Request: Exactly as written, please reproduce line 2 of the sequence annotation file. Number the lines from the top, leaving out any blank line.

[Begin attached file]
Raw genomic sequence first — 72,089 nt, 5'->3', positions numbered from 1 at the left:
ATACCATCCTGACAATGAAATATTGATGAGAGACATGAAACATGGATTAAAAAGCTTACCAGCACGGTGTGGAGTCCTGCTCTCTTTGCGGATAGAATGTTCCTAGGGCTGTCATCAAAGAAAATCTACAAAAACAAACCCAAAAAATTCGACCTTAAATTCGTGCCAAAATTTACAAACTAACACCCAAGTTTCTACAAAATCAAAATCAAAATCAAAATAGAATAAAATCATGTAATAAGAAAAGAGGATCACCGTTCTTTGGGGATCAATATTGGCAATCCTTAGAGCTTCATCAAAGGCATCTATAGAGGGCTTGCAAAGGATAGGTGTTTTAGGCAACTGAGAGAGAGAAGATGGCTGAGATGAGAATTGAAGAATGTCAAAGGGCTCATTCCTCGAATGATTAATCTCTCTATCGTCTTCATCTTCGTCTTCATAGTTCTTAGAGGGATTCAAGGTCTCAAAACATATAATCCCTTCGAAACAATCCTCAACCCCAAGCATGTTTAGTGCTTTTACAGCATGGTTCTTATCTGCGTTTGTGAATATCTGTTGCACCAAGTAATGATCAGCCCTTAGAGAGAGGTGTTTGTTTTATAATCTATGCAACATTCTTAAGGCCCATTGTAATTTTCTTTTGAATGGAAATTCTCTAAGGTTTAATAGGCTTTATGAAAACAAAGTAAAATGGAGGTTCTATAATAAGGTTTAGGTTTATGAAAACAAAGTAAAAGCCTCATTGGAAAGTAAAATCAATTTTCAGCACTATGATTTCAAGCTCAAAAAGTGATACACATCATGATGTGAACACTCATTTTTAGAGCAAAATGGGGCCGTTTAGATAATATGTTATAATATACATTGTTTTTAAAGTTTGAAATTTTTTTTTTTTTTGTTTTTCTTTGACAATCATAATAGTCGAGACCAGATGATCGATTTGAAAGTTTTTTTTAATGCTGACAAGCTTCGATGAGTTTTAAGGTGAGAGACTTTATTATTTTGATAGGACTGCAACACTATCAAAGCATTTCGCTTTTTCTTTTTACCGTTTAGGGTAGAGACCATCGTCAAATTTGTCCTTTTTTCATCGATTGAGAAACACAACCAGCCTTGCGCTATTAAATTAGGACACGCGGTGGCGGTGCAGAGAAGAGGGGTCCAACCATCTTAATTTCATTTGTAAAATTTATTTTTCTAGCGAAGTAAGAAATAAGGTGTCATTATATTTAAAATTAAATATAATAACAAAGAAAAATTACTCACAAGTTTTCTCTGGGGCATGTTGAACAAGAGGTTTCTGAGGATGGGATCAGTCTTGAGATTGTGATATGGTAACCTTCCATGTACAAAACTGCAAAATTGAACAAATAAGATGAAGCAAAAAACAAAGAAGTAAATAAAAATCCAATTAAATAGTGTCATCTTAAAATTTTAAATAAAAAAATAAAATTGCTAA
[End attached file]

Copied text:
ATACCATCCTGACAATGAAATATTGATGAGAGACATGAAACATGGATTAAAAAGCTTACCAGCACGGTGTGGAGTCCTGCTCTCTTTGCGGATAGAATGTTCCTAGGGCTGTCATCAAAGAAAATCTACAAAAACAAACCCAAAAAATTCGACCTTAAATTCGTGCCAAAATTTACAAACTAACACCCAAGTTTCTACAAAATCAAAATCAAAATCAAAATAGAATAAAATCATGTAATAAGAAAAGAGGATCACCGTTCTTTGGGGATCAATATTGGCAATCCTTAGAGCTTCATCAAAGGCATCTATAGAGGGCTTGCAAAGGATAGGTGTTTTAGGCAACTGAGAGAGAGAAGATGGCTGAGATGAGAATTGAAGAATGTCAAAGGGCTCATTCCTCGAATGATTAATCTCTCTATCGTCTTCATCTTCGTCTTCATAGTTCTTAGAGGGATTCAAGGTCTCAAAACATATAATCCCTTCGAAACAATCCTCAACCCCAAGCATGTTTAGTGCTTTTACAGCATGGTTCTTATCTGCGTTTGTGAATATCTGTTGCACCAAGTAATGATCAGCCCTTAGAGAGAGGTGTTTGTTTTATAATCTATGCAACATTCTTAAGGCCCATTGTAATTTTCTTTTGAATGGAAATTCTCTAAGGTTTAATAGGCTTTATGAAAACAAAGTAAAATGGAGGTTCTATAATAAGGTTTAGGTTTATGAAAACAAAGTAAAAGCCTCATTGGAAAGTAAAATCAATTTTCAGCACTATGATTTCAAGCTCAAAAAGTGATACACATCATGATGTGAACACTCATTTTTAGAGCAAAATGGGGCCGTTTAGATAATATGTTATAATATACATTGTTTTTAAAGTTTGAAATTTTTTTTTTTTTTGTTTTTCTTTGACAATCATAATAGTCGAGACCAGATGATCGATTTGAAAGTTTTTTTTAATGCTGACAAGCTTCGATGAGTTTTAAGGTGAGAGACTTTATTATTTTGATAGGACTGCAACACTATCAAAGCATTTCGCTTTTTCTTTTTACCGTTTAGGGTAGAGACCATCGTCAAATTTGTCCTTTTTTCATCGATTGAGAAACACAACCAGCCTTGCGCTATTAAATTAGGACACGCGGTGGCGGTGCAGAGAAGAGGGGTCCAACCATCTTAATTTCATTTGTAAAATTTATTTTTCTAGCGAAGTAAGAAATAAGGTGTCATTATATTTAAAATTAAATATAATAACAAAGAAAAATTACTCACAAGTTTTCTCTGGGGCATGTTGAACAAGAGGTTTCTGAGGATGGGATCAGTCTTGAGATTGTGATATGGTAACCTTCCATGTACAAAACTGCAAAATTGAACAAATAAGATGAAGCAAAAAACAAAGAAGTAAATAAAAATCCAATTAAATAGTGTCATCTTAAAATTTTAAATAAAAAAATAAAATTGCTAA